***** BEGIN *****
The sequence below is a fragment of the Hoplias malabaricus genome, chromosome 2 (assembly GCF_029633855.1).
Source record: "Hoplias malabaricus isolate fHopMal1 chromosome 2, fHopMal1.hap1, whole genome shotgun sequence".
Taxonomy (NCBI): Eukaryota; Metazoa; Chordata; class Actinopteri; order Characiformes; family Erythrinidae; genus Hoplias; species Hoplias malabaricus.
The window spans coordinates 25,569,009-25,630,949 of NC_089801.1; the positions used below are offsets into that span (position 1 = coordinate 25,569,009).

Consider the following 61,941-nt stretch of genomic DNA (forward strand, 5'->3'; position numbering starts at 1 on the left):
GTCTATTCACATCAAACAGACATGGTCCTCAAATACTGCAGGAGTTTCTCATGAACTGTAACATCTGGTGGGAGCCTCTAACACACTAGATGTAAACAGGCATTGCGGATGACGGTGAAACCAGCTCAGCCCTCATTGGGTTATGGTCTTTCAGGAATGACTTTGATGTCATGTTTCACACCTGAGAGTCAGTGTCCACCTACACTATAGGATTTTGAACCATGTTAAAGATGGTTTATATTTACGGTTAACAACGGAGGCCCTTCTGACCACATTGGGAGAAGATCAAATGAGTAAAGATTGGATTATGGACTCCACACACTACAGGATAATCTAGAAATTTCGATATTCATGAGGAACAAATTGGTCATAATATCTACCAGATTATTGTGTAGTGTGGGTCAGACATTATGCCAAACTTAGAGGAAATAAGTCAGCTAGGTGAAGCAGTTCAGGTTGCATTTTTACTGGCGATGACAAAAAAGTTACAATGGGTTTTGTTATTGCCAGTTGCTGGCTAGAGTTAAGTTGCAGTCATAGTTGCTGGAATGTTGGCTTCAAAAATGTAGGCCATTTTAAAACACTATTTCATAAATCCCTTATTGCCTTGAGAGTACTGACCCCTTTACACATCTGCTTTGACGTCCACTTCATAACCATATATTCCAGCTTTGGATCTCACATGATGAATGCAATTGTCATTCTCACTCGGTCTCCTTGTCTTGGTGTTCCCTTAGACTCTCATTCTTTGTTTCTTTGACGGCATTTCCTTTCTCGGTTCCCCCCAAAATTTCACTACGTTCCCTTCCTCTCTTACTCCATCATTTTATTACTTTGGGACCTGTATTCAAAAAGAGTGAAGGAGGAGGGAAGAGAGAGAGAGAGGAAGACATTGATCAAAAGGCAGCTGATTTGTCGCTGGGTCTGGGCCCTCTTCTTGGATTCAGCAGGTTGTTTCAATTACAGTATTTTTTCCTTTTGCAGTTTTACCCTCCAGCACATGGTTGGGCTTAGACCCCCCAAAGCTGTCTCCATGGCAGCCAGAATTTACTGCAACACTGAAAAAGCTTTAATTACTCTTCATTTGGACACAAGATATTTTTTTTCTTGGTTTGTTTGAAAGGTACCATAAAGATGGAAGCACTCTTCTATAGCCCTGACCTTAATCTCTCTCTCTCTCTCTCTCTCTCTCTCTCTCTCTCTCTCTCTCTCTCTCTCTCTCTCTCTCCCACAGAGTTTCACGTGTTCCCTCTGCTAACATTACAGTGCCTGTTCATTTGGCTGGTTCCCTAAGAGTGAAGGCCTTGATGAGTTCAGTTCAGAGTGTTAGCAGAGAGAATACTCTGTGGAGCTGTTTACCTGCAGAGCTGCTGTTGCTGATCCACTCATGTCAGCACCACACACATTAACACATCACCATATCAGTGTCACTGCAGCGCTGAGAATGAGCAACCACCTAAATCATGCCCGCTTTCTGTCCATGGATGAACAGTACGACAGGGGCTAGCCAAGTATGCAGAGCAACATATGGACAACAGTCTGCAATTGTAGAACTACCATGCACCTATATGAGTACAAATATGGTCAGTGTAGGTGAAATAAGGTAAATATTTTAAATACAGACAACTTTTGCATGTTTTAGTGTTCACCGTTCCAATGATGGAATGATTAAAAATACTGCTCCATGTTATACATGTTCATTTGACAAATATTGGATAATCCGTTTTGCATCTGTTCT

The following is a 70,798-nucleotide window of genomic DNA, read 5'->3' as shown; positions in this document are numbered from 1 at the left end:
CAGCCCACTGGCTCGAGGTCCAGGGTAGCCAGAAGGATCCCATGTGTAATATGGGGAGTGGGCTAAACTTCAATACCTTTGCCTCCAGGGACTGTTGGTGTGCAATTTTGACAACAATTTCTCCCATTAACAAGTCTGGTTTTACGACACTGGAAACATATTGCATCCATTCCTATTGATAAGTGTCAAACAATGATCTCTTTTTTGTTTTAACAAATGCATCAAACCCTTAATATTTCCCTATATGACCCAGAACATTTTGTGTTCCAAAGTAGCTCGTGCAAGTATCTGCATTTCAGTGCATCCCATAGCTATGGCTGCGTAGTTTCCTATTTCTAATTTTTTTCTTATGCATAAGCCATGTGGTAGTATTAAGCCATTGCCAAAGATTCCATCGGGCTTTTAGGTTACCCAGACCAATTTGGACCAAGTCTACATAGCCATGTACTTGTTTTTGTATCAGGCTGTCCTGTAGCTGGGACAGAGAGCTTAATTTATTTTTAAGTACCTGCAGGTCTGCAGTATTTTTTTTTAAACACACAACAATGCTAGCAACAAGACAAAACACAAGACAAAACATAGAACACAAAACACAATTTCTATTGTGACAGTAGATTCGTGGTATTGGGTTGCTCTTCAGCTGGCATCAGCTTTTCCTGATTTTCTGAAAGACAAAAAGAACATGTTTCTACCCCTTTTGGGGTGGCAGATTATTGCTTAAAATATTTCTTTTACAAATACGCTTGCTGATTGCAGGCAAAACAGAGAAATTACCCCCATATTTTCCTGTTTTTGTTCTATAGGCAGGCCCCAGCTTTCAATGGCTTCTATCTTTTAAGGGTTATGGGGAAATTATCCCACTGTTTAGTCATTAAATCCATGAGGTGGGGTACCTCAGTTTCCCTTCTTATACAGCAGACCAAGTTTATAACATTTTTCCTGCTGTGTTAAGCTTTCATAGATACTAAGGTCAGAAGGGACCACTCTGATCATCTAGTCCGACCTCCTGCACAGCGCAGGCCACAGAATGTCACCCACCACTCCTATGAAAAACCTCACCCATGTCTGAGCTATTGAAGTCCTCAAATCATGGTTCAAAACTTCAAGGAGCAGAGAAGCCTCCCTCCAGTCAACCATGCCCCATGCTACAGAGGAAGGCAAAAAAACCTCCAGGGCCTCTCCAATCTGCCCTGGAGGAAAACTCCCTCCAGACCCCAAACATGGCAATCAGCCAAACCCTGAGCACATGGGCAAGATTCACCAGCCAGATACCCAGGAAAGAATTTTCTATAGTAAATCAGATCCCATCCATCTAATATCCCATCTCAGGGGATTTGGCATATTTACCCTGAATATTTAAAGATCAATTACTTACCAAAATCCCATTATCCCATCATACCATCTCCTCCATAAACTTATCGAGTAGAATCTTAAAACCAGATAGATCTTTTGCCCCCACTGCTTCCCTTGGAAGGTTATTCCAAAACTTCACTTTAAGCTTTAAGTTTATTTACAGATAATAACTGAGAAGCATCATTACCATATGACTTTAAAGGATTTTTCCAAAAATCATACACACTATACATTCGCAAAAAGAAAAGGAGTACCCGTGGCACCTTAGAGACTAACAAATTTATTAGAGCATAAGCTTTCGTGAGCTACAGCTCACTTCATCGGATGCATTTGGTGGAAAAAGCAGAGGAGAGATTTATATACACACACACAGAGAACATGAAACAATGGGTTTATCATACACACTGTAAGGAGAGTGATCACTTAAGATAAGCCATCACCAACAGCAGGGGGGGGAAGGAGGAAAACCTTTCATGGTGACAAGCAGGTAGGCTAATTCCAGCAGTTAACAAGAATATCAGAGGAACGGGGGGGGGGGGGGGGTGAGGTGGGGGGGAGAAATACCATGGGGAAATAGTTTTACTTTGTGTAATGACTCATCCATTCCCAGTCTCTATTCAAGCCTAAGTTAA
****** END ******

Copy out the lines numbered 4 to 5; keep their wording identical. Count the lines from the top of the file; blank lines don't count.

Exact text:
The window spans coordinates 25,569,009-25,630,949 of NC_089801.1; the positions used below are offsets into that span (position 1 = coordinate 25,569,009).

Consider the following 61,941-nt stretch of genomic DNA (forward strand, 5'->3'; position numbering starts at 1 on the left):